If you opt to skip the glaze, go ahead and use the entire bag of freeze-dried raspberries (these usually come in a 35g bag, the scone base just calls for about 1 cup of 28g or so). That’s the thing about freeze dried fruit is it doesn’t really last once the bag is opened (particularly in high-humidity environments it barely lasts a day before softening), so you may as well use up the entire bag.
Cut and Freeze-Dried
This recipe calls for freeze-dried raspberries, which give the scones a punchy raspberry flavor without excess moisture (which can result in soggy pockets within the scones). I’ve also used some crushed up freeze-dried raspberries to make a bright pink glaze for the top.
I typically get my freeze dried fruit from Trader Joe’s or Target, but you can easily find it online too (just be sure you’re buying freeze-dried fruit and not dried fruit, and whole fruit rather than powder.
You can use dried fruit, which will be chewy rather than crispy, but will still work since most of the moisture has been removed.
I don’t recommend using fresh fruit for this recipe as it’ll make the baked scones soggy.
While I bake almost exclusively with unbleached all-purpose flour, when it comes to tender baked goods like biscuits and scones, I recommend using a bleached all-purpose flour.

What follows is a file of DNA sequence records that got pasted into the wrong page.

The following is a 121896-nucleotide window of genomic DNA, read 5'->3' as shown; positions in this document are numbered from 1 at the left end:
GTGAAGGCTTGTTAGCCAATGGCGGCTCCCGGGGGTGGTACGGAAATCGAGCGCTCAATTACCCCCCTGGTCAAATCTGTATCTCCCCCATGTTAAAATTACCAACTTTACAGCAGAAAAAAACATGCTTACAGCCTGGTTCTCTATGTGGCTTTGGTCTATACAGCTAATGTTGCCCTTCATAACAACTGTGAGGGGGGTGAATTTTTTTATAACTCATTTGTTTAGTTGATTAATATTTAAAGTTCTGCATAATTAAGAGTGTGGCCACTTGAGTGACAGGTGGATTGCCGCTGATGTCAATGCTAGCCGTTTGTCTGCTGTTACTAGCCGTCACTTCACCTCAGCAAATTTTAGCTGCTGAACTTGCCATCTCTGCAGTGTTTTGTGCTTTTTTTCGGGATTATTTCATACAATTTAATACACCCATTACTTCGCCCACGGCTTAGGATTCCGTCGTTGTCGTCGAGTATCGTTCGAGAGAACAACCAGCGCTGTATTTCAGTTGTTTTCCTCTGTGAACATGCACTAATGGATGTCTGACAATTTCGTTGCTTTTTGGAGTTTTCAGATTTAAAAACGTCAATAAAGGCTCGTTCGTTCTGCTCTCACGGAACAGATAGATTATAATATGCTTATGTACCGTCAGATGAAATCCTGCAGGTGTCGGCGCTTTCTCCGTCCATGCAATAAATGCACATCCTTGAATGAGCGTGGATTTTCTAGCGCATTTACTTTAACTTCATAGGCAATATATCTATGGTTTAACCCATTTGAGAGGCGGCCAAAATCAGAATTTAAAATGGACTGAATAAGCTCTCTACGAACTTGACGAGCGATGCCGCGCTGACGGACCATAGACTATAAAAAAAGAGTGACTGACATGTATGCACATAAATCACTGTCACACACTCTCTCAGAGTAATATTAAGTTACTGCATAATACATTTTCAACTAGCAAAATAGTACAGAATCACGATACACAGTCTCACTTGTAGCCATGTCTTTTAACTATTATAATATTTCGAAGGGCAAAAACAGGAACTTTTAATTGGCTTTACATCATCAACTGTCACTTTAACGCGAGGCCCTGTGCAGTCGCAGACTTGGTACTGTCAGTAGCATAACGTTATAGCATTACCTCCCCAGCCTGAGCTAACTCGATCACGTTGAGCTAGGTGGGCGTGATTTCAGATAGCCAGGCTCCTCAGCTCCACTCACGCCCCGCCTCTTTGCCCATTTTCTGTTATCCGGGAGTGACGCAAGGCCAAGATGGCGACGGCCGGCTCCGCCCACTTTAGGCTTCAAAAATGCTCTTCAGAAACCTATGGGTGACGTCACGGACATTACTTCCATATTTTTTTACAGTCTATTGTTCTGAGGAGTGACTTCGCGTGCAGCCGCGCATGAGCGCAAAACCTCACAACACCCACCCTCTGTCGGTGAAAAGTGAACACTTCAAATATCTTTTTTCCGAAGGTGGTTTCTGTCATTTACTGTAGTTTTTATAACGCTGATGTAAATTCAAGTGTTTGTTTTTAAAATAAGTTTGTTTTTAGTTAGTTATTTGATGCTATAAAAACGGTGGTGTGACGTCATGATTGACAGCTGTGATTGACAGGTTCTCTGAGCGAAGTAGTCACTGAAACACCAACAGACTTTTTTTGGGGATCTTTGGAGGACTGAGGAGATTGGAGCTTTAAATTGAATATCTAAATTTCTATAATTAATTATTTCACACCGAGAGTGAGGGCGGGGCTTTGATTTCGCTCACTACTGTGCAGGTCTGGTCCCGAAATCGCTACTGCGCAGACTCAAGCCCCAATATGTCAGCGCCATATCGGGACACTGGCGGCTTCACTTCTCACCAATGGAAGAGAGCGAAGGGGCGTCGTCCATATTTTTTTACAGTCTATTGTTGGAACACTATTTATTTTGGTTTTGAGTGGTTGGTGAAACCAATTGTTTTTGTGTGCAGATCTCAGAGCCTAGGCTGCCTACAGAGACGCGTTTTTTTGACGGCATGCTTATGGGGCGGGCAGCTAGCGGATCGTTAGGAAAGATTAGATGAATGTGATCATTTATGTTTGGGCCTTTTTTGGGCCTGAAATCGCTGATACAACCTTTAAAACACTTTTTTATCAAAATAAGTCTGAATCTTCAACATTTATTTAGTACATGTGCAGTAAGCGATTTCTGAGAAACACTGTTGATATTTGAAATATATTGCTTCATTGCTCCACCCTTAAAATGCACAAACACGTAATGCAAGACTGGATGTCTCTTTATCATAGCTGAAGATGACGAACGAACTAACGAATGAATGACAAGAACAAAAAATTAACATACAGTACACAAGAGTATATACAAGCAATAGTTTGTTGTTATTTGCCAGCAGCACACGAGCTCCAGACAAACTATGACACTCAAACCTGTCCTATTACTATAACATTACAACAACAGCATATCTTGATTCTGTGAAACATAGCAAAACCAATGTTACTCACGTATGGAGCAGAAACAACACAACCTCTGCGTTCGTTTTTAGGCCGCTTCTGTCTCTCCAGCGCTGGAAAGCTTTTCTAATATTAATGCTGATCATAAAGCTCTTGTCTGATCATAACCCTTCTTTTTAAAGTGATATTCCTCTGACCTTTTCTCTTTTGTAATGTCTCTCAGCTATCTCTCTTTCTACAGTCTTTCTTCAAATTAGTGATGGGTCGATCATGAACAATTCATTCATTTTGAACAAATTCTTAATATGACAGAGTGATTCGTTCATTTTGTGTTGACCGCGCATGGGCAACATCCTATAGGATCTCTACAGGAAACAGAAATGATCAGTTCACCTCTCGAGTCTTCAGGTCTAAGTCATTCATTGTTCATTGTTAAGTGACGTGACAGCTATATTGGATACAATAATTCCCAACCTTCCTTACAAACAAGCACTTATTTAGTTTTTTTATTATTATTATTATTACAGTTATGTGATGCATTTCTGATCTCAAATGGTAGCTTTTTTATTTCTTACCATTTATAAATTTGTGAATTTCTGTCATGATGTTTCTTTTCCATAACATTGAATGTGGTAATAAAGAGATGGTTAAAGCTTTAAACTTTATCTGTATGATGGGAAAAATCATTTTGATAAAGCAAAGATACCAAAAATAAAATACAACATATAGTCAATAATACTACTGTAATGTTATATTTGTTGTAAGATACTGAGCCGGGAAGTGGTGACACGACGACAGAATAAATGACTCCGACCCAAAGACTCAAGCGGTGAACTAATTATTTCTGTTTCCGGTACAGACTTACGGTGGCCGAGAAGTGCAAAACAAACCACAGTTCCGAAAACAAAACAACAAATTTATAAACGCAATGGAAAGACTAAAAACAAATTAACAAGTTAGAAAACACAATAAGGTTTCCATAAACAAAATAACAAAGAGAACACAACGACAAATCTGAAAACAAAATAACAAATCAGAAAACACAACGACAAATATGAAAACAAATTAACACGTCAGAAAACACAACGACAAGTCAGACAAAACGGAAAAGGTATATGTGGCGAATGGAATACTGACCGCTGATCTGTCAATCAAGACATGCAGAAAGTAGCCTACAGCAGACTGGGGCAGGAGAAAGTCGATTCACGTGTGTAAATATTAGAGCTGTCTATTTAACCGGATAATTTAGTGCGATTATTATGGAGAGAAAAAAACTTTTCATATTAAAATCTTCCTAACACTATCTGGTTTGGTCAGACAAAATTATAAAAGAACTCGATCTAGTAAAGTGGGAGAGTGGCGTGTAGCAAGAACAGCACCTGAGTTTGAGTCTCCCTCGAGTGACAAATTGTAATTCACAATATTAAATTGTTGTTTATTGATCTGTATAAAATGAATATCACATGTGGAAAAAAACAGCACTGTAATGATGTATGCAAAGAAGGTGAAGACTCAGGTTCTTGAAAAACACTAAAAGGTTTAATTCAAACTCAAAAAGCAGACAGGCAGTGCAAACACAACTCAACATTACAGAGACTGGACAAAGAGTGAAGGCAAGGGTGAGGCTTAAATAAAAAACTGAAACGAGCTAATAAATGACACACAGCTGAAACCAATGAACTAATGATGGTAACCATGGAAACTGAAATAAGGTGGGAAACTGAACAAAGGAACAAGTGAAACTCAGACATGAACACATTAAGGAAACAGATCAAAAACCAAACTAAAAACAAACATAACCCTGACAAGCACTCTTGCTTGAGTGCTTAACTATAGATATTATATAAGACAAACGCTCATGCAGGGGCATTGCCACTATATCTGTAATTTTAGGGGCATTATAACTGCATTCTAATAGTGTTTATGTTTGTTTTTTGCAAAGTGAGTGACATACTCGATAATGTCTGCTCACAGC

The bleaching process breaks down the starches in the flour, producing in a softer, lower protein flour that more readily absorbs liquids and fats. The final result is incredibly light and tender baked goods.
If you’re in the south, White Lily All Purpose is my go-to flour which is made from soft winter wheat and is particularly good for biscuits (if you’re wondering why biscuits always seem to taste just a little bit better in the South, it’s probably the flour). You can also use self-rising flour, if so then omit the baking powder and salt.
Regular unbleached flour will work in this recipe, the scones will just be a little denser.
While I adore dark chocolate and raspberry in all forms, the base scone recipe can be adapted into many different flavors depending on what you choose to mix in.
Swap white chocolate or milk chocolate instead of dark chocolate to change up the flavor profile. White chocolate raspberry sounds particularly delicious.
You can also use other types of freeze-dried fruit, like strawberries, or regular dried fruit too. Dried tart cherries, for example, would be a lovely combo with the dark chocolate. I don’t recommend using fresh fruit because it tends to create soggy pockets.
Use chopped nuts in addition to/in place of of the dried/freeze-dried fruit, for example I think some chopped pistachios would be lovely paired with the dark chocolate, and chopped hazelnuts mixed with milk chocolate would be fabulous.
Espresso chocolate chip is one of my favorite scone flavors; the base recipe here is almost identical, just with some instant espresso powder added to the dough instead of raspberries.
Apricot white chocolate thumbprint scones are my first experience with cream scones (and made me never want to make another kind of scone, ever). The dollop of apricot jam in the middle is simply brilliant. You could also add some chopped dried apricots to the dough instead of the jam thumbprint.